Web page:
I just woke up. It’s a little past 2pm, and I went to sleep at 7am; that’s because our plane back to Tokyo from Seoul, South Korea arrived today at 1am. If you knew how expensive taxis were in Tokyo, you’d wait 4 hours for the first train of the day too – and so, here I am, my body clock completely messed up, two days before I set off – AGAIN – to the West of Japan. I’m slightly exhausted, but I’d much rather be a jet-setter than doing next to nothing back in Tokyo when most people have left. I’ve been excited to go to Kyoto ever since I visited the Kyoto Gardens more than 7 months ago, and being here in Japan I’ve learnt so much more about myself – relevant example here is that I absolutely love sightseeing. The sights I’ll be seeing in the west of Japan should hopefully quell me for the week I’ll have to be back in Tokyo to write my 3,000 word piece of UEA. But that’s me looking forward to the future; let’s talk about the week passed in Seoul.
Because so much went on during the week, I posted pictures on twitter every day – so check that out if you want more detail of the day to day. This blog post is more about observations or certain things that stood out to me.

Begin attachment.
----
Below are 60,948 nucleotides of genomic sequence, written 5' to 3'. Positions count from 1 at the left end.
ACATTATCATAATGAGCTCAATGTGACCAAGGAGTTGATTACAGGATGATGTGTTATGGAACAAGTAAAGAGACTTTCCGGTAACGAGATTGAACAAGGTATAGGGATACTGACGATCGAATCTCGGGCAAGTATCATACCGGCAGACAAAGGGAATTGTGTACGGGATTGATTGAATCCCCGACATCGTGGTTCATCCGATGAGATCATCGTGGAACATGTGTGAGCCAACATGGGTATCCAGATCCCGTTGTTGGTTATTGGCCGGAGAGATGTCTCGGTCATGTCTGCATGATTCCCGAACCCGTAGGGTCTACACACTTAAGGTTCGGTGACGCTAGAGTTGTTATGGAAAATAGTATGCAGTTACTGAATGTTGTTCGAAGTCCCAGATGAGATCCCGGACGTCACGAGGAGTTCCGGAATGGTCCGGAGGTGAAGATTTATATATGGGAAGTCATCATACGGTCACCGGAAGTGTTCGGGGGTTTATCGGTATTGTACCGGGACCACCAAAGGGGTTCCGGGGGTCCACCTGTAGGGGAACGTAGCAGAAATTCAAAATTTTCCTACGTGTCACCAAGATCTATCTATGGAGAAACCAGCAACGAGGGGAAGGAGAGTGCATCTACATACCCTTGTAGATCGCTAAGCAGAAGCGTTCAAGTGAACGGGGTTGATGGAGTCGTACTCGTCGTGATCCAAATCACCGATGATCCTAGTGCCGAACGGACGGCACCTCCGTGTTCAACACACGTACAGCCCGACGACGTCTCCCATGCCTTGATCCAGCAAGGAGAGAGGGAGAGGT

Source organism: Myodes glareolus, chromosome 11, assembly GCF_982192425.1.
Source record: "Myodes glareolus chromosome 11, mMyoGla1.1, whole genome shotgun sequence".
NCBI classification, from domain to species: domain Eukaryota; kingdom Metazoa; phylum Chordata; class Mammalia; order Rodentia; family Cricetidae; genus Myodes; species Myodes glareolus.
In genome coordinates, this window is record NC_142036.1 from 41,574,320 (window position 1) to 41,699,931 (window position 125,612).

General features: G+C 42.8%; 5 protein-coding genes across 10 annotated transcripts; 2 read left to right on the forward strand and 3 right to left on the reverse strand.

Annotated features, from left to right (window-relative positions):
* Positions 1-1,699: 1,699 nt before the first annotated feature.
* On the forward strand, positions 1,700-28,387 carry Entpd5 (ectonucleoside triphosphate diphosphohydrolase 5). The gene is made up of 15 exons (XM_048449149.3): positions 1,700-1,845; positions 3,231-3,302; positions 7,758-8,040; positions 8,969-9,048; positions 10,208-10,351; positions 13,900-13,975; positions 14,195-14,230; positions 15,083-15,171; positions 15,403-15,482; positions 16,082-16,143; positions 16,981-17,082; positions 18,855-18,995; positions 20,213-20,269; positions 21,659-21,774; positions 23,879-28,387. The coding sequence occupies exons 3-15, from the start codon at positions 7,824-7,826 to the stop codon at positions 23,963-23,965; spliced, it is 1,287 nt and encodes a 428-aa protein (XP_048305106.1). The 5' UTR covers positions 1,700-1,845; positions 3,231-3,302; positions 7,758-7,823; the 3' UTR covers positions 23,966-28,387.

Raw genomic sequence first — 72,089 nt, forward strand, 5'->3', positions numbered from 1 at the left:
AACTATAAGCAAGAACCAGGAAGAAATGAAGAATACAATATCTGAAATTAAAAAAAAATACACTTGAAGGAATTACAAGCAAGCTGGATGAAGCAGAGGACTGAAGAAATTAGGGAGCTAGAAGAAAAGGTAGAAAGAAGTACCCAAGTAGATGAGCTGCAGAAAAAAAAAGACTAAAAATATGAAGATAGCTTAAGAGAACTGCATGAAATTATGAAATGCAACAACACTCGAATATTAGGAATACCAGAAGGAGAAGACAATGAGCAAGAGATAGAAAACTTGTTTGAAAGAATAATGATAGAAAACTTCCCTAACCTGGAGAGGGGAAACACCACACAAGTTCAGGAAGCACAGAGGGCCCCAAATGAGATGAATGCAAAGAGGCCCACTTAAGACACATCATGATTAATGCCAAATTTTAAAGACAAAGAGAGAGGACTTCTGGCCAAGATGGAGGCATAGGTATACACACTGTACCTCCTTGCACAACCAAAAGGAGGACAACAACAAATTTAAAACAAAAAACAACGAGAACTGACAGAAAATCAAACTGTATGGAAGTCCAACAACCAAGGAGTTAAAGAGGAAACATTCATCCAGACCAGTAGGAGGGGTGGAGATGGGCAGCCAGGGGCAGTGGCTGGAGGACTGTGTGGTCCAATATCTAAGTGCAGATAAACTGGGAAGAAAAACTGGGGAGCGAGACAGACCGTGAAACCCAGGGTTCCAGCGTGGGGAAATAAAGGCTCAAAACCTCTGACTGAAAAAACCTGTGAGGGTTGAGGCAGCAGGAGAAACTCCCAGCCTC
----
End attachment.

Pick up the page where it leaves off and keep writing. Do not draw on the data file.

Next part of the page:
Plastic Surgery Culture
One thing often discussed and pretty noticeable was that plastic surgery has a pretty solid foundation in Seoul. I know that I did some research on the whole thing myself, and I was struck by one particular article (which I can’t for the life of me find anymore) in which a girl from Seoul was quoted in saying, “plastic surgery is totally normal here – if you haven’t had it, you’re considered strange.” I was told several things; that plastic surgery is often a gift for girls growing up (often nose jobs to make it pointier and/or double-eyelid surgery), and that botox costs around a fiver.
I was struck by the amount of plastic surgery clinics I saw. They were everywhere, and not even hidden away – one in particular that I saw in Gangnam was the size of a hotel and even had golden arches. We saw several women walking down the street with their noses patched up and puffy, blackened eyes. One woman even felt the need to do her eye makeup while her nosed was bandaged up. I saw many, many women with clearly unnaturally pointy noses. In a way I’d never seen before, plastic surgery was incredibly noticeable here.